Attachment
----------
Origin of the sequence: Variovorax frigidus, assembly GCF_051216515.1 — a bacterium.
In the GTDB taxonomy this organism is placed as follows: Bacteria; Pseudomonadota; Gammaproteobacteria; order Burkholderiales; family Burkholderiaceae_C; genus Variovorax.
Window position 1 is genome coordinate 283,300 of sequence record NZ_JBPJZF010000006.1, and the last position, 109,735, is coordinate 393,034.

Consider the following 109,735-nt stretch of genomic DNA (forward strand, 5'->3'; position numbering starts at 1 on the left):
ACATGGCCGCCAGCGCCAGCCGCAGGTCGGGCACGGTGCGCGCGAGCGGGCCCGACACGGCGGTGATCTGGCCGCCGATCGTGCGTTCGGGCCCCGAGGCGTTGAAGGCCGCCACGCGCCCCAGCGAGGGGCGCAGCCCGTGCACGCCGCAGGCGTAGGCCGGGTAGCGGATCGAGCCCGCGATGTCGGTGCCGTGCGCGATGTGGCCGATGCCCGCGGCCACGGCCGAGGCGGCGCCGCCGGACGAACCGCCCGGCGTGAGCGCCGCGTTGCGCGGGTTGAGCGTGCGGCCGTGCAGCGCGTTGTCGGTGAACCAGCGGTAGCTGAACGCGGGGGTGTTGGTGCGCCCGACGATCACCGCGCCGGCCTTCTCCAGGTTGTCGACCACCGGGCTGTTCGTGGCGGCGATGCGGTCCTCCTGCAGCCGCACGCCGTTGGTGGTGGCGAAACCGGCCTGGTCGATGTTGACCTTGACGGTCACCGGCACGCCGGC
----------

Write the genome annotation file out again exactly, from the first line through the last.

Origin of the sequence: Variovorax frigidus, assembly GCF_051216515.1 — a bacterium.
In the GTDB taxonomy this organism is placed as follows: Bacteria; Pseudomonadota; Gammaproteobacteria; order Burkholderiales; family Burkholderiaceae_C; genus Variovorax.
Window position 1 is genome coordinate 283,300 of sequence record NZ_JBPJZF010000006.1, and the last position, 109,735, is coordinate 393,034.

Consider the following 109,735-nt stretch of genomic DNA (forward strand, 5'->3'; position numbering starts at 1 on the left):
ACATGGCCGCCAGCGCCAGCCGCAGGTCGGGCACGGTGCGCGCGAGCGGGCCCGACACGGCGGTGATCTGGCCGCCGATCGTGCGTTCGGGCCCCGAGGCGTTGAAGGCCGCCACGCGCCCCAGCGAGGGGCGCAGCCCGTGCACGCCGCAGGCGTAGGCCGGGTAGCGGATCGAGCCCGCGATGTCGGTGCCGTGCGCGATGTGGCCGATGCCCGCGGCCACGGCCGAGGCGGCGCCGCCGGACGAACCGCCCGGCGTGAGCGCCGCGTTGCGCGGGTTGAGCGTGCGGCCGTGCAGCGCGTTGTCGGTGAACCAGCGGTAGCTGAACGCGGGGGTGTTGGTGCGCCCGACGATCACCGCGCCGGCCTTCTCCAGGTTGTCGACCACCGGGCTGTTCGTGGCGGCGATGCGGTCCTCCTGCAGCCGCACGCCGTTGGTGGTGGCGAAACCGGCCTGGTCGATGTTGACCTTGACGGTCACCGGCACGCCGGC